Let me break it down here. What is assholery?

  1. Inconsiderate social behavior ex: Talking loudly in a move theater, walking out of a meeting because your phone rang, insulting or castigating a person/group in their presence, not apologizing, etc.
  2. Deliberate attempt to deceive somebody for personal gain ex: Saying you are working from home when you are not, making a ridiculous excuse when you are late, actively or passively taking credit for somebody’s work, etc.
  3. Complete and utter disregard for others ex: Reneging on an internship or a job offer because something better came up after a firm commitment, disappearing when you agreed to be responsible for something, bitching about somebody when they aren’t around, etc.
  4. Shifting principles and standards on the basis of who is on the other side ex: Charming your girl friend while being a daily pain to your mother, mistreating a waiter/server while expecting great customer service, being non responsive to a particular person without explanation etc.

I’m sure all of us have done these things. Repeat offenders are labeled assholes. If they can be avoided, they best be avoided. A few of them are reading this right now.

11
Jul
13

The time when I took a break from college

I once took a semester long break from college. It seemed like a nutty thing to do back then but in hindsight I feel pretty good about it.

 

Here’s the story.

Image of a man holding a caricature of a well dressed monke on his way to work. The monkey hold's a suitcase that says, 'No more routine'

Break the routine. From Flickr.

 

I dropped a semester after my seventh semester and I had three more left to graduate. The decision was very hard to make because there was nobody else I knew how had dropped a semester for non-medical reasons yet I strongly felt that if I didn’t drop a semester I would ruin my career.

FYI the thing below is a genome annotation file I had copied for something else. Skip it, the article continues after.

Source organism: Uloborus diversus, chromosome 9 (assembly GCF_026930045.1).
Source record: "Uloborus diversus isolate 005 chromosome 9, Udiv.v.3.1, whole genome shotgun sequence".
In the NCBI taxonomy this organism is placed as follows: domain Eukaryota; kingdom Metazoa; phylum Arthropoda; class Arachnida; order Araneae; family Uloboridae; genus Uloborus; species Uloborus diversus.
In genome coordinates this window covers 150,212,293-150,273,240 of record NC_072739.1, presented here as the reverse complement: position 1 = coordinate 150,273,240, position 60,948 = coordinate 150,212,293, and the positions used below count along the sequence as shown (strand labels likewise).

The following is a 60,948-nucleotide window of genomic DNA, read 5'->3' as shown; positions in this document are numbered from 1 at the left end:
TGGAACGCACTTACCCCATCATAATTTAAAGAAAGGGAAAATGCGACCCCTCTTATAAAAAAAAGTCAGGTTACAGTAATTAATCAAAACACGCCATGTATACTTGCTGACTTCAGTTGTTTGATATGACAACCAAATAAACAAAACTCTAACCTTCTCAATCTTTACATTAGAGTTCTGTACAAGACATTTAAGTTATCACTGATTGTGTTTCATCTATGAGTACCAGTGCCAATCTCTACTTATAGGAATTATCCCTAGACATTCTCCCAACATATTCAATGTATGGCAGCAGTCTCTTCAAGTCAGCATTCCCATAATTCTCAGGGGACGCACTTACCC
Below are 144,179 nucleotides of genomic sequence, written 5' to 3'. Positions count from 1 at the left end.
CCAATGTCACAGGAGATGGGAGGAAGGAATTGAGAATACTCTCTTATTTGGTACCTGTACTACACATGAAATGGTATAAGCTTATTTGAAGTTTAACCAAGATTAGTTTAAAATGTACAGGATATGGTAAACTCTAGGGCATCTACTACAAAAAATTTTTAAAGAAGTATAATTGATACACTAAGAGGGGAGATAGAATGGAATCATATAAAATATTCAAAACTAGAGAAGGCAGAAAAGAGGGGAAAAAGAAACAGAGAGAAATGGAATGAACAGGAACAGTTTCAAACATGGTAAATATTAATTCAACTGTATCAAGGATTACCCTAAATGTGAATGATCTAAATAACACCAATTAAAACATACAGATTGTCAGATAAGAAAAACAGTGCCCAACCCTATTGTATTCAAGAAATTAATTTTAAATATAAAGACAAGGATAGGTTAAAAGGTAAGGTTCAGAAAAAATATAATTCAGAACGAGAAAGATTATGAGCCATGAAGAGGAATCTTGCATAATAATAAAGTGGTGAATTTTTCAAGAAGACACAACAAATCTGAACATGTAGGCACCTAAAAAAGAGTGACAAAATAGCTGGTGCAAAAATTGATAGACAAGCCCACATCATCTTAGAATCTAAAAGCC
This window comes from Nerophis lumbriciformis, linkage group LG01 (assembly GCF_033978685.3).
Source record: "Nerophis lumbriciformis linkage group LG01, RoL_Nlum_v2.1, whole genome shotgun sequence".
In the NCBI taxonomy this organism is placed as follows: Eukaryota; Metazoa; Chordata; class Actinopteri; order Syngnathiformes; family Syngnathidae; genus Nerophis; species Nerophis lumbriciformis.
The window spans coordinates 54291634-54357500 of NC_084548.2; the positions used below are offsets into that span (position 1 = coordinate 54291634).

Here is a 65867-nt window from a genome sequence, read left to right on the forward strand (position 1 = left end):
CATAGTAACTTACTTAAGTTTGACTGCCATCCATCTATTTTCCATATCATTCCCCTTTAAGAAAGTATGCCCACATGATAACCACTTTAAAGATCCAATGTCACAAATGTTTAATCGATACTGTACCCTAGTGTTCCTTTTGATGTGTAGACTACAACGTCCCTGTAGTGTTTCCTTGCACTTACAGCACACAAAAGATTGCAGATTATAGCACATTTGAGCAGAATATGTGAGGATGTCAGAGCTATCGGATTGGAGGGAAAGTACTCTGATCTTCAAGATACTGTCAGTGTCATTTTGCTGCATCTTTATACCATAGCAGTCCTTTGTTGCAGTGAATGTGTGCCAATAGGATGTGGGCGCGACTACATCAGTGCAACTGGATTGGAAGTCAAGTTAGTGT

The reasons were multiple:

  1. To buy more time: My goals and aspirations weren’t clear, so I wanted to try out new sectors and roles. I had already gotten some experiences in non-profits(CEL projects), web programming(via part time projects), microcredit(helped an alumni launch a startup in Bangalore), business consulting(summer internship at Intellecap), bio labs(PS2 at Cancer Research Institute), etc. Yet none of these really excited me.
  2. Academic Counselling Board(ACB): Since I was doing the above, not attending classes, even skipping exams, bumming around and other random BITSian timepass, I was in ACB that particular semester and was pretty sure that I would be facing Dr. RK Mittal, the dreaded ARCD dean, next semester as well. Being in ACB a second time also meant, being forced to attend all classes which I dreaded more than the wrath of the ‘counseling’ board.
  3. I was unhappy: Being in ACB was tough, not something I enjoy thinking about. I was ashamed of being in ACB again because most of my friends were the geeks and would often coast through exams without trying. And there I was, nearly failing and trying to hide that. I’ve always been a pretty confident, optimistic and secure person by nature but Dr. Mittal had the most sadistic way of using words to convince me of my worthlessness instead of counseling me. He was a close minded, short sighted and a cruel man, I today genuinely pity. I know a friend who’s been seeing a therapist for years since graduating from Pilani, that’s the effect this man had on some people.
    I desperately needed time and freedom to think, to figure out the strategy for my remaining semesters because I was on the expressway to career ruin.
  4. To find a job: My CGPA was not stellar, to put it mildly. My disciplines were biological sciences and pharmacy, you can’t have picked worse disciplines to sit for campus placements in any economic situation and we were in placement hell that was 2009/2010. I wanted a job, a well paying job that I actually liked.